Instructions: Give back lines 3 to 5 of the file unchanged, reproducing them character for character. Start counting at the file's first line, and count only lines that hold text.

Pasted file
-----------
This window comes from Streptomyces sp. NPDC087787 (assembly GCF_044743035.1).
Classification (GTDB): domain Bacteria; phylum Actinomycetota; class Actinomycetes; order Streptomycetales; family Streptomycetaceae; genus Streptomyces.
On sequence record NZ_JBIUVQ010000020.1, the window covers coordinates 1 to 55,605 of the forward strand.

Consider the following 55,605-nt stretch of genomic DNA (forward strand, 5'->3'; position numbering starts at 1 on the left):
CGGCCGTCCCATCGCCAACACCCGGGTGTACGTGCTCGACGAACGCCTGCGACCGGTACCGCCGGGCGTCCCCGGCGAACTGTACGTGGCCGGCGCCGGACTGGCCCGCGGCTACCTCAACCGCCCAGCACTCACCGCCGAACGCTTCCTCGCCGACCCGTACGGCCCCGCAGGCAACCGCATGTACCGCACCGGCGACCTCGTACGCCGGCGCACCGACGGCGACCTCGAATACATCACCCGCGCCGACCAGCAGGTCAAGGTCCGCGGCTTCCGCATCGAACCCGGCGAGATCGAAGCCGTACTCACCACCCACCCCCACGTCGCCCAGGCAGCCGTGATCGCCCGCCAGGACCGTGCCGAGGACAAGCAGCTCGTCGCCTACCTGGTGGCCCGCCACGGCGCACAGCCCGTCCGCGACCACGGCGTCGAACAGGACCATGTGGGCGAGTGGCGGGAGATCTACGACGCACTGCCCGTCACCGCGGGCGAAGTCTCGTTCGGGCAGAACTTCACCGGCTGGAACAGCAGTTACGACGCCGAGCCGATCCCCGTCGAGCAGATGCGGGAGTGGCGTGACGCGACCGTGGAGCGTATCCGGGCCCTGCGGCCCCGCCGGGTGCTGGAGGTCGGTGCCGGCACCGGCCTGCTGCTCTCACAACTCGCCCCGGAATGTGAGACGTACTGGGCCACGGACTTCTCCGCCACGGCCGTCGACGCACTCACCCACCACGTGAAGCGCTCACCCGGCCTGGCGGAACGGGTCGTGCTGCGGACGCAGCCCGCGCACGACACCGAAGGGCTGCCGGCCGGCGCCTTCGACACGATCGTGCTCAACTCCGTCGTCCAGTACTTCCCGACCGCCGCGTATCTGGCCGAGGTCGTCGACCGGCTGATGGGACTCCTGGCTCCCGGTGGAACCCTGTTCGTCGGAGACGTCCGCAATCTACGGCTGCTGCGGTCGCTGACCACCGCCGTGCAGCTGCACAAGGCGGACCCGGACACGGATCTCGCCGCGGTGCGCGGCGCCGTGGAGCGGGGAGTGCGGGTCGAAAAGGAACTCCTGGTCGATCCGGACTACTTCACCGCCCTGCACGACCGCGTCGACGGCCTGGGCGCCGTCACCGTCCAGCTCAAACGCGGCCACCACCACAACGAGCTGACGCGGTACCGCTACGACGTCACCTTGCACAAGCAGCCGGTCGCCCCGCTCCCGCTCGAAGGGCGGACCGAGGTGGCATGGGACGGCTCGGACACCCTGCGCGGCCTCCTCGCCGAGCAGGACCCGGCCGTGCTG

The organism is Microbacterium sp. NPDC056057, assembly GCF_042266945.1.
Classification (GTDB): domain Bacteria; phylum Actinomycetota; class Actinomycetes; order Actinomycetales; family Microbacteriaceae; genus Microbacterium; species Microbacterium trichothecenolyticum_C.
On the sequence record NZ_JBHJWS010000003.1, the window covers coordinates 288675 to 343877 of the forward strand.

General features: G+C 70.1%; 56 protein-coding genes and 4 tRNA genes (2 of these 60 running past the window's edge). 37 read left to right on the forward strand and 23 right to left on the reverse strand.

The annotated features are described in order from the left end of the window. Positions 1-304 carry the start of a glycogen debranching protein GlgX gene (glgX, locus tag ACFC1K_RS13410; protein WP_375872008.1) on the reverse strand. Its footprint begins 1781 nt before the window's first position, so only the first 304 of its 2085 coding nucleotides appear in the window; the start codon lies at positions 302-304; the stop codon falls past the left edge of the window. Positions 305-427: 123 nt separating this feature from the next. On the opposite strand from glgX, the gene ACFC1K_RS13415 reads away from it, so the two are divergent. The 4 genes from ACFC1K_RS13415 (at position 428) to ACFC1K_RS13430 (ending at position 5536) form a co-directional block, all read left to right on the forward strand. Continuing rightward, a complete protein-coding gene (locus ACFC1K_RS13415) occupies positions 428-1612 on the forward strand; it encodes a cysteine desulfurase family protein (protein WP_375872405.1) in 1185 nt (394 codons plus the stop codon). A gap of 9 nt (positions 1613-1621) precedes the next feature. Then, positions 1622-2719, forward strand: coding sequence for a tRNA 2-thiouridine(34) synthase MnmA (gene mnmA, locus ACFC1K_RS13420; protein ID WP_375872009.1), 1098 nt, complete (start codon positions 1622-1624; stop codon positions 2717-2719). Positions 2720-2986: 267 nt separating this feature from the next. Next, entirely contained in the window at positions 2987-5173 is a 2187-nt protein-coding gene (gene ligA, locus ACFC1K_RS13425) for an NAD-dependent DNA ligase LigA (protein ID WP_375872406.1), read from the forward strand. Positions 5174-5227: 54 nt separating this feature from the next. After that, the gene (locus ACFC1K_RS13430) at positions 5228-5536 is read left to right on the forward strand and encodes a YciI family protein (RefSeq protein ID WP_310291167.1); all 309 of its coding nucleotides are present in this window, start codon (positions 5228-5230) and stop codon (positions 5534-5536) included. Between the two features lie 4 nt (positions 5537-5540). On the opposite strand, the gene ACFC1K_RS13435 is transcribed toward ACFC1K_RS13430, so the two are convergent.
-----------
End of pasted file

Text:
On sequence record NZ_JBIUVQ010000020.1, the window covers coordinates 1 to 55,605 of the forward strand.

Consider the following 55,605-nt stretch of genomic DNA (forward strand, 5'->3'; position numbering starts at 1 on the left):
CGGCCGTCCCATCGCCAACACCCGGGTGTACGTGCTCGACGAACGCCTGCGACCGGTACCGCCGGGCGTCCCCGGCGAACTGTACGTGGCCGGCGCCGGACTGGCCCGCGGCTACCTCAACCGCCCAGCACTCACCGCCGAACGCTTCCTCGCCGACCCGTACGGCCCCGCAGGCAACCGCATGTACCGCACCGGCGACCTCGTACGCCGGCGCACCGACGGCGACCTCGAATACATCACCCGCGCCGACCAGCAGGTCAAGGTCCGCGGCTTCCGCATCGAACCCGGCGAGATCGAAGCCGTACTCACCACCCACCCCCACGTCGCCCAGGCAGCCGTGATCGCCCGCCAGGACCGTGCCGAGGACAAGCAGCTCGTCGCCTACCTGGTGGCCCGCCACGGCGCACAGCCCGTCCGCGACCACGGCGTCGAACAGGACCATGTGGGCGAGTGGCGGGAGATCTACGACGCACTGCCCGTCACCGCGGGCGAAGTCTCGTTCGGGCAGAACTTCACCGGCTGGAACAGCAGTTACGACGCCGAGCCGATCCCCGTCGAGCAGATGCGGGAGTGGCGTGACGCGACCGTGGAGCGTATCCGGGCCCTGCGGCCCCGCCGGGTGCTGGAGGTCGGTGCCGGCACCGGCCTGCTGCTCTCACAACTCGCCCCGGAATGTGAGACGTACTGGGCCACGGACTTCTCCGCCACGGCCGTCGACGCACTCACCCACCACGTGAAGCGCTCACCCGGCCTGGCGGAACGGGTCGTGCTGCGGACGCAGCCCGCGCACGACACCGAAGGGCTGCCGGCCGGCGCCTTCGACACGATCGTGCTCAACTCCGTCGTCCAGTACTTCCCGACCGCCGCGTATCTGGCCGAGGTCGTCGACCGGCTGATGGGACTCCTGGCTCCCGGTGGAACCCTGTTCGTCGGAGACGTCCGCAATCTACGGCTGCTGCGGTCGCTGACCACCGCCGTGCAGCTGCACAAGGCGGACCCGGACACGGATCTCGCCGCGGTGCGCGGCGCCGTGGAGCGGGGAGTGCGGGTCGAAAAGGAACTCCTGGTCGATCCGGACTACTTCACCGCCCTGCACGACCGCGTCGACGGCCTGGGCGCCGTCACCGTCCAGCTCAAACGCGGCCACCACCACAACGAGCTGACGCGGTACCGCTACGACGTCACCTTGCACAAGCAGCCGGTCGCCCCGCTCCCGCTCGAAGGGCGGACCGAGGTGGCATGGGACGGCTCGGACACCCTGCGCGGCCTCCTCGCCGAGCAGGACCCGGCCGTGCTG